Dell Canada’s new Axim represents the North York, Ont.-based firm’s recent foray into an already crowded handheld computer space – and Dell is making sure its pricing is competitive.
Available now, the first model, the X5, is based on Microsoft Corp.’s Windows Pocket PC software and is available in two configurations priced at $379 and $549 respectively.
Delll Canada said it is offering an after-purchase rebate on both offerings. Dell also on Tuesday sent out e-mails to previous customers offering an additional 10 per cent off those prices before Nov. 25.
The higher-priced Axim X5 configuration uses an Intel XScale processor at 400MHz and offers 64MB of SDRAM, along with 48MB of Intel StrataFlash ROM.
On the lower end, the X5’s $379 configuration features an Intel XScale 300MHz processor, 48MB of SDRAM, 32MB of Flash ROM and a USB sync cable instead of a cradle, along with all the other features of the more expensive unit.
Both Axim models feature a 3.5-inch transflective TFT colour display and Microsoft Pocket PC 2002 Software Pocket versions of Microsoft Outlook, Word and Excel, Internet Explorer, MSN Messenger and Windows Media Player.
Both units will be offered along with accessories that can be purchased at Dell’s Web site, the company said.
The X5 is but the first in a series of planned Axims, Dell executives say. Early in 2003, the company plans to launch a thin and lightweight Axim, the X3, and a wireless-enabled version, the X7.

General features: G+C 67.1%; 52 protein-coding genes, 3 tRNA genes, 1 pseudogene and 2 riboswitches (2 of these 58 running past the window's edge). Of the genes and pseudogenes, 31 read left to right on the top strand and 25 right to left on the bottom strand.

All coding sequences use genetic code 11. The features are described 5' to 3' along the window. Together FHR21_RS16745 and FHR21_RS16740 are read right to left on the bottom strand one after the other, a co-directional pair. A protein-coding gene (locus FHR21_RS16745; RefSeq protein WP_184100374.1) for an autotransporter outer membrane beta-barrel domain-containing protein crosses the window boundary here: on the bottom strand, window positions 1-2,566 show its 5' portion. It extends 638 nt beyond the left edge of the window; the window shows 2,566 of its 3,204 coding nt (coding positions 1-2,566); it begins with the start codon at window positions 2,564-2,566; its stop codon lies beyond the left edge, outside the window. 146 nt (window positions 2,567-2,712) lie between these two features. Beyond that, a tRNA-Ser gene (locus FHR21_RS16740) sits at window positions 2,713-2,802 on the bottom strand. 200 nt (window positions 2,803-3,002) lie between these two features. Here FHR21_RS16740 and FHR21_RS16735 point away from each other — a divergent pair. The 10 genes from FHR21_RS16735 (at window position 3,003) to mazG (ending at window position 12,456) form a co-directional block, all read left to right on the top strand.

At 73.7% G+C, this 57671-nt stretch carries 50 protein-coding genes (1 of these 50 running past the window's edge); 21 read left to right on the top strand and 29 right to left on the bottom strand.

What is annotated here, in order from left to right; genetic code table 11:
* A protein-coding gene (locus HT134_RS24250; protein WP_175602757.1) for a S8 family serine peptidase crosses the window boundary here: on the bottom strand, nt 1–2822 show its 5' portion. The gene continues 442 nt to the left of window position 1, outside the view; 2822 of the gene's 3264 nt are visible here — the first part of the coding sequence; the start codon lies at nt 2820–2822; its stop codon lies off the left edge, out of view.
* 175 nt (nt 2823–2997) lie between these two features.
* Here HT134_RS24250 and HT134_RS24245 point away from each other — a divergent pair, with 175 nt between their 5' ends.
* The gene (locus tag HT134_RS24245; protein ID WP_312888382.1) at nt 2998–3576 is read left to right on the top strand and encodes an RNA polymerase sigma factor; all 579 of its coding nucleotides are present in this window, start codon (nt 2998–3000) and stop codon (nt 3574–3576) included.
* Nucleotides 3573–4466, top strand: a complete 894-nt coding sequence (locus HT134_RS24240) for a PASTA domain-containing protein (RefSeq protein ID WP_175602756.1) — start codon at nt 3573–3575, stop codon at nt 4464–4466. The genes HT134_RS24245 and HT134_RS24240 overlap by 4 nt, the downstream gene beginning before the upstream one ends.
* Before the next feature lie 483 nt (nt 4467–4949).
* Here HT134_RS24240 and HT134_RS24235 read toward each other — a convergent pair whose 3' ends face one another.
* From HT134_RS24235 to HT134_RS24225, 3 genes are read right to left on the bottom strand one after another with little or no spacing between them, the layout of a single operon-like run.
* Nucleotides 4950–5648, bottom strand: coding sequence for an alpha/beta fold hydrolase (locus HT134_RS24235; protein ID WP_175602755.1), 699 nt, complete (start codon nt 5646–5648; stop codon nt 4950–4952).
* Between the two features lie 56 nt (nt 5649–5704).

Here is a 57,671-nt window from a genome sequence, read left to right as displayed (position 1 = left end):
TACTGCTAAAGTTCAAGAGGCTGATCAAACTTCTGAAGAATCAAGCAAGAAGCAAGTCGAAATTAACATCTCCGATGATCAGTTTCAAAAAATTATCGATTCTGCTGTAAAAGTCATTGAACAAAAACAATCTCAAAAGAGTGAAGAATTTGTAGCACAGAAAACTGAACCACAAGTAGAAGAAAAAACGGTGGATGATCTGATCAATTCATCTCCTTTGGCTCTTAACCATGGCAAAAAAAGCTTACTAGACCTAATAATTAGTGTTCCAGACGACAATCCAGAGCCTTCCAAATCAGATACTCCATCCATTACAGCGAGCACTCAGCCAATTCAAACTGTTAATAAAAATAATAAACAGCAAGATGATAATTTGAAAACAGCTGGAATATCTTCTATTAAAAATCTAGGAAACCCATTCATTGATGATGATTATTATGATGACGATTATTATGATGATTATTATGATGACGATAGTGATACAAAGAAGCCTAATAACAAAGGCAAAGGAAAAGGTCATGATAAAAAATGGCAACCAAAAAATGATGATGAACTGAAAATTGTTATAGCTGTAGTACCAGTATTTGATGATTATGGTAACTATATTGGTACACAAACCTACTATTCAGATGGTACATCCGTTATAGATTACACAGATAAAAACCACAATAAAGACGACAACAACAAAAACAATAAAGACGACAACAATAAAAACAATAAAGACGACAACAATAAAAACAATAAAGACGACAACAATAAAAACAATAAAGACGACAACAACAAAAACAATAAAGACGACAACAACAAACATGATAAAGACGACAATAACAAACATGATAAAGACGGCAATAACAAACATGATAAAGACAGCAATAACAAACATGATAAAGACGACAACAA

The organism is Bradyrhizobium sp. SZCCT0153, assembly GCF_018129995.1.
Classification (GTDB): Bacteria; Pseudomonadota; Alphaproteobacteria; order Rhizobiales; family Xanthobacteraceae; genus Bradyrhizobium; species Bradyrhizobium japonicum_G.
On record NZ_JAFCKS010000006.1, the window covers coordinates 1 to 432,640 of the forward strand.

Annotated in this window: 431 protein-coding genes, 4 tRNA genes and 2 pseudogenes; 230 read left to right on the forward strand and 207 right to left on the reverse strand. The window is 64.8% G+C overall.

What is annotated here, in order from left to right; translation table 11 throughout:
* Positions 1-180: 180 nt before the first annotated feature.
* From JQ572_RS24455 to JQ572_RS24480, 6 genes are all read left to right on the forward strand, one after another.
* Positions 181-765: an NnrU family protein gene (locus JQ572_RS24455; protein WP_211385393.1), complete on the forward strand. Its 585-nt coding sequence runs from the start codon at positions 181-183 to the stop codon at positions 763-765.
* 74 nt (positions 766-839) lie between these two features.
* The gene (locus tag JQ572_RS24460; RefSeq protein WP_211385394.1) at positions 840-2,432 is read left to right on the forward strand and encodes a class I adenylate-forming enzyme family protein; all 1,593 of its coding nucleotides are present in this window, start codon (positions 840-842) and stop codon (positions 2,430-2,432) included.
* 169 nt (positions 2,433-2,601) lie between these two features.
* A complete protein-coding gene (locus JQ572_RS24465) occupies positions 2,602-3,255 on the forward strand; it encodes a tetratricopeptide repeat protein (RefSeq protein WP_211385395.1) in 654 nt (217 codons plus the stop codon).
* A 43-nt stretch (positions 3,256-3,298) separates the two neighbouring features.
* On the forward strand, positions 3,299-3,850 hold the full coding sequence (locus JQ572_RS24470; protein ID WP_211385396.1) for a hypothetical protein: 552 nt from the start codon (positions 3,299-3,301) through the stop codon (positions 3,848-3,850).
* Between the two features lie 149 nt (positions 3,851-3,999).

Dell’s announcement follows other hardware vendors who have seemingly flooded an already crowded PDA (personal digital assistant) market.
Longtime Pocket PC vendor Hewlett-Packard Co. beefed up the high end of its iPaq line last week with a device for US$699 that includes built-in 802.11b wireless networking technology. The iPaq H5450 has the same body as previous releases, making it compatible with existing sleds, which can be used to add such components as a digital camera or global positioning device.
HP also made a play for the low-cost market with a US$299 version of its handheld. The iPaq H1910 is smaller than its predecessors and features only basic applications such as calendaring and a phone book.
Santa Clara, Calif.-based Palm Inc. last month unveiled two new handhelds under its Tungsten brand that introduced phone features and built-in support for the wireless Bluetooth technology to its line-up.
Designed specifically for enterprise users, the Tungsten devices feature Palm’s new five-way navigator, a dial on the face of each device that can be used to navigate the display with one hand. Both also sport 320-by-320 pixel, 16-bit colour displays, 16MB of RAM (random access memory) and an SD (secure digital) drive.
The devices also are Palm’s first to include built-in support for Bluetooth. When they use the PDAs in conjunction with a Bluetooth mobile phone, users can browse the Web, send and receive e-mail and dial a phone number directly from the address book. Pricing starts at $549, according to Palm Canada.
– With files from IDG News Service